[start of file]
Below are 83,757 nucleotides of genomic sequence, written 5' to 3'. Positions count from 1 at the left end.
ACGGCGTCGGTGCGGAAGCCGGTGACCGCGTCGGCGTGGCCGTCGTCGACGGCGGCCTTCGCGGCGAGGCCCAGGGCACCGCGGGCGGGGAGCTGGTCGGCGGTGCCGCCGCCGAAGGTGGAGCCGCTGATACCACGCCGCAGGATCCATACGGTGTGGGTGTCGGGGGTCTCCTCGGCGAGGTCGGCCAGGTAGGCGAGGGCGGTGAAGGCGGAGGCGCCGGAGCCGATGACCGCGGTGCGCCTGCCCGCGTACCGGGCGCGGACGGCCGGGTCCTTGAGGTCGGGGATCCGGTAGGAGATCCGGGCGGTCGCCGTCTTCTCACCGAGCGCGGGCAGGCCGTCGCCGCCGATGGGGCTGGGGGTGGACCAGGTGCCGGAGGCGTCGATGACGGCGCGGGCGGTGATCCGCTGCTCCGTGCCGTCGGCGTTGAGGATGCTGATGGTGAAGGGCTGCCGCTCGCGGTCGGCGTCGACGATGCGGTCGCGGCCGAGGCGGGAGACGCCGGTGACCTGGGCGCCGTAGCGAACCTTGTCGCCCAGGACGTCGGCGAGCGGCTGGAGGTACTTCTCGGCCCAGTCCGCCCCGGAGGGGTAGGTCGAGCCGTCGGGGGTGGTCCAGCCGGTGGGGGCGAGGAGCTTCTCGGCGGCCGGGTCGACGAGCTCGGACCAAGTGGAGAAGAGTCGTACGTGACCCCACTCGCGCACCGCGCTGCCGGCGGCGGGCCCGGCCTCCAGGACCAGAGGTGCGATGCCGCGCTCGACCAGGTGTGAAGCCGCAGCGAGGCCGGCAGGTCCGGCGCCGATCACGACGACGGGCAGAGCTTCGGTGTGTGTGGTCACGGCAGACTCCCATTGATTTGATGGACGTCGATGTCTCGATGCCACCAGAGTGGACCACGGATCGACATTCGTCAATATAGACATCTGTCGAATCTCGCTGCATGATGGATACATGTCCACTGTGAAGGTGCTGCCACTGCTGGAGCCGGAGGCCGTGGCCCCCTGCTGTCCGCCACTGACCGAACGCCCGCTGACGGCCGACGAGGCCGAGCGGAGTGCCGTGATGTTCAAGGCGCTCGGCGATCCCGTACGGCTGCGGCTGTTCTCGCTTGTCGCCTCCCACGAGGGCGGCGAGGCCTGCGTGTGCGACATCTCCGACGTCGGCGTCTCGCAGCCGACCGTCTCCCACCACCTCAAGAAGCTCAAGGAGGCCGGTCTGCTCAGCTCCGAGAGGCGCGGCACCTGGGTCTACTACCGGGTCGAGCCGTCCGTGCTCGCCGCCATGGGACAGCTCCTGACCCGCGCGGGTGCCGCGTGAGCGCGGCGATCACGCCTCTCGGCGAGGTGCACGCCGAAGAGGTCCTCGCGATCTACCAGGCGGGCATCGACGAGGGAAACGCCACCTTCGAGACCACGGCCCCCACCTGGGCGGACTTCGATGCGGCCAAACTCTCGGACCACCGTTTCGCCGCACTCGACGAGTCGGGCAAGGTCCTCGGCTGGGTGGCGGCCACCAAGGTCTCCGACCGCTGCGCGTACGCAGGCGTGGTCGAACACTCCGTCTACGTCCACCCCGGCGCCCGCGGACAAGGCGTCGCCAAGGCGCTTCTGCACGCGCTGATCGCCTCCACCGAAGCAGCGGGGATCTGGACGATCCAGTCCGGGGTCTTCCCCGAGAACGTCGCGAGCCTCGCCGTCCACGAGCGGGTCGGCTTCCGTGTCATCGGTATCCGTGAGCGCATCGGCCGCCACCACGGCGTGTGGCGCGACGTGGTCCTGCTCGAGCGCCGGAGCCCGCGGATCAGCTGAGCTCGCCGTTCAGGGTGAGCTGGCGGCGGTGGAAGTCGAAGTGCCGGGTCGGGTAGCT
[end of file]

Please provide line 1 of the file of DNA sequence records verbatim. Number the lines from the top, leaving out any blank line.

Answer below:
Below are 83,757 nucleotides of genomic sequence, written 5' to 3'. Positions count from 1 at the left end.